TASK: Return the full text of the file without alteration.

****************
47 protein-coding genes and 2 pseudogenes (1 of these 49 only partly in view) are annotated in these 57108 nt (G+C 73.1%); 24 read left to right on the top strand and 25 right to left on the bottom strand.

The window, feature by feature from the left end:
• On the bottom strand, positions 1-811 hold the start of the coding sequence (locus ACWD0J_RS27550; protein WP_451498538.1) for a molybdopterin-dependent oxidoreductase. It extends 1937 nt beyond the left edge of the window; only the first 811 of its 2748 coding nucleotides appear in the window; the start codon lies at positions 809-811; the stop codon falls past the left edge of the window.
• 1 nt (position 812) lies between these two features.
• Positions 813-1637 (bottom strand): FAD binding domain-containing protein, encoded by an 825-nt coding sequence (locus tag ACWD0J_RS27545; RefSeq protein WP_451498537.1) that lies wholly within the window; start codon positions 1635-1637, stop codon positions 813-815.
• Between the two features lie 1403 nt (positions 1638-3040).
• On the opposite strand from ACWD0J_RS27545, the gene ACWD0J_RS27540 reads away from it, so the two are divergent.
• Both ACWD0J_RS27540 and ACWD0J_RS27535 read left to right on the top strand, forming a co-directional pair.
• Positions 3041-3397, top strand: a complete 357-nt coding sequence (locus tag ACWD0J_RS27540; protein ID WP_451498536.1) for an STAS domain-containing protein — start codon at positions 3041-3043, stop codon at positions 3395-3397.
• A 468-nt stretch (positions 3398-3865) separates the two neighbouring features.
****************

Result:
47 protein-coding genes and 2 pseudogenes (1 of these 49 only partly in view) are annotated in these 57108 nt (G+C 73.1%); 24 read left to right on the top strand and 25 right to left on the bottom strand.

The window, feature by feature from the left end:
• On the bottom strand, positions 1-811 hold the start of the coding sequence (locus ACWD0J_RS27550; protein WP_451498538.1) for a molybdopterin-dependent oxidoreductase. It extends 1937 nt beyond the left edge of the window; only the first 811 of its 2748 coding nucleotides appear in the window; the start codon lies at positions 809-811; the stop codon falls past the left edge of the window.
• 1 nt (position 812) lies between these two features.
• Positions 813-1637 (bottom strand): FAD binding domain-containing protein, encoded by an 825-nt coding sequence (locus tag ACWD0J_RS27545; RefSeq protein WP_451498537.1) that lies wholly within the window; start codon positions 1635-1637, stop codon positions 813-815.
• Between the two features lie 1403 nt (positions 1638-3040).
• On the opposite strand from ACWD0J_RS27545, the gene ACWD0J_RS27540 reads away from it, so the two are divergent.
• Both ACWD0J_RS27540 and ACWD0J_RS27535 read left to right on the top strand, forming a co-directional pair.
• Positions 3041-3397, top strand: a complete 357-nt coding sequence (locus tag ACWD0J_RS27540; protein ID WP_451498536.1) for an STAS domain-containing protein — start codon at positions 3041-3043, stop codon at positions 3395-3397.
• A 468-nt stretch (positions 3398-3865) separates the two neighbouring features.